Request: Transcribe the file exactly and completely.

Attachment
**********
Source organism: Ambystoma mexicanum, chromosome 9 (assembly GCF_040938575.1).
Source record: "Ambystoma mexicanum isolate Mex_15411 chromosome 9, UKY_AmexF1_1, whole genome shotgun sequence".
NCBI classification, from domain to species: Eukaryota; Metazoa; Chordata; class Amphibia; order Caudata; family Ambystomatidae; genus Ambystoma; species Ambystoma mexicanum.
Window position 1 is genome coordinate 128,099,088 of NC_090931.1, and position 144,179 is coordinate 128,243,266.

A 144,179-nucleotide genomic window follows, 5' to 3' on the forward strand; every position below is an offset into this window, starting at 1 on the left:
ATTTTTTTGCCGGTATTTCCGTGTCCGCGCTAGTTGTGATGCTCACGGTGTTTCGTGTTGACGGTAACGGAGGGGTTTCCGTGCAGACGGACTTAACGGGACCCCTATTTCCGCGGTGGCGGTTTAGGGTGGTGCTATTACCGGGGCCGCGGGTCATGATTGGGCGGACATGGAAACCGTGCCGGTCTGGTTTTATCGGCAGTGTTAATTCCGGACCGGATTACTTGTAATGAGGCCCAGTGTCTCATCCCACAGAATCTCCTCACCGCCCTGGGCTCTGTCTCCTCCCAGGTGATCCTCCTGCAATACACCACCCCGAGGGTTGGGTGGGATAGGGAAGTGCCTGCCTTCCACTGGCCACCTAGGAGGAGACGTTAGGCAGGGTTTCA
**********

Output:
Source organism: Ambystoma mexicanum, chromosome 9 (assembly GCF_040938575.1).
Source record: "Ambystoma mexicanum isolate Mex_15411 chromosome 9, UKY_AmexF1_1, whole genome shotgun sequence".
NCBI classification, from domain to species: Eukaryota; Metazoa; Chordata; class Amphibia; order Caudata; family Ambystomatidae; genus Ambystoma; species Ambystoma mexicanum.
Window position 1 is genome coordinate 128,099,088 of NC_090931.1, and position 144,179 is coordinate 128,243,266.

A 144,179-nucleotide genomic window follows, 5' to 3' on the forward strand; every position below is an offset into this window, starting at 1 on the left:
ATTTTTTTGCCGGTATTTCCGTGTCCGCGCTAGTTGTGATGCTCACGGTGTTTCGTGTTGACGGTAACGGAGGGGTTTCCGTGCAGACGGACTTAACGGGACCCCTATTTCCGCGGTGGCGGTTTAGGGTGGTGCTATTACCGGGGCCGCGGGTCATGATTGGGCGGACATGGAAACCGTGCCGGTCTGGTTTTATCGGCAGTGTTAATTCCGGACCGGATTACTTGTAATGAGGCCCAGTGTCTCATCCCACAGAATCTCCTCACCGCCCTGGGCTCTGTCTCCTCCCAGGTGATCCTCCTGCAATACACCACCCCGAGGGTTGGGTGGGATAGGGAAGTGCCTGCCTTCCACTGGCCACCTAGGAGGAGACGTTAGGCAGGGTTTCA